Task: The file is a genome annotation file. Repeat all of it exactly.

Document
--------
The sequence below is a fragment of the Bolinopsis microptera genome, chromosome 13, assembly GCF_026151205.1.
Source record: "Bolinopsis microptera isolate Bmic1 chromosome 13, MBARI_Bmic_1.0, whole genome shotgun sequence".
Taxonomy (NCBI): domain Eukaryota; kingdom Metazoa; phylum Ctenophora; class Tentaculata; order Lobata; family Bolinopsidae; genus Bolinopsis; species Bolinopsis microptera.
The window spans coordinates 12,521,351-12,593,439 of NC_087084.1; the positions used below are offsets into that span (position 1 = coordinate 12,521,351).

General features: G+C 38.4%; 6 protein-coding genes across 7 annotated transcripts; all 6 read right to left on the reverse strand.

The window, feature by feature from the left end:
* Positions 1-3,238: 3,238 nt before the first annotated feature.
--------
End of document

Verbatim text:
The sequence below is a fragment of the Bolinopsis microptera genome, chromosome 13, assembly GCF_026151205.1.
Source record: "Bolinopsis microptera isolate Bmic1 chromosome 13, MBARI_Bmic_1.0, whole genome shotgun sequence".
Taxonomy (NCBI): domain Eukaryota; kingdom Metazoa; phylum Ctenophora; class Tentaculata; order Lobata; family Bolinopsidae; genus Bolinopsis; species Bolinopsis microptera.
The window spans coordinates 12,521,351-12,593,439 of NC_087084.1; the positions used below are offsets into that span (position 1 = coordinate 12,521,351).

General features: G+C 38.4%; 6 protein-coding genes across 7 annotated transcripts; all 6 read right to left on the reverse strand.

The window, feature by feature from the left end:
* Positions 1-3,238: 3,238 nt before the first annotated feature.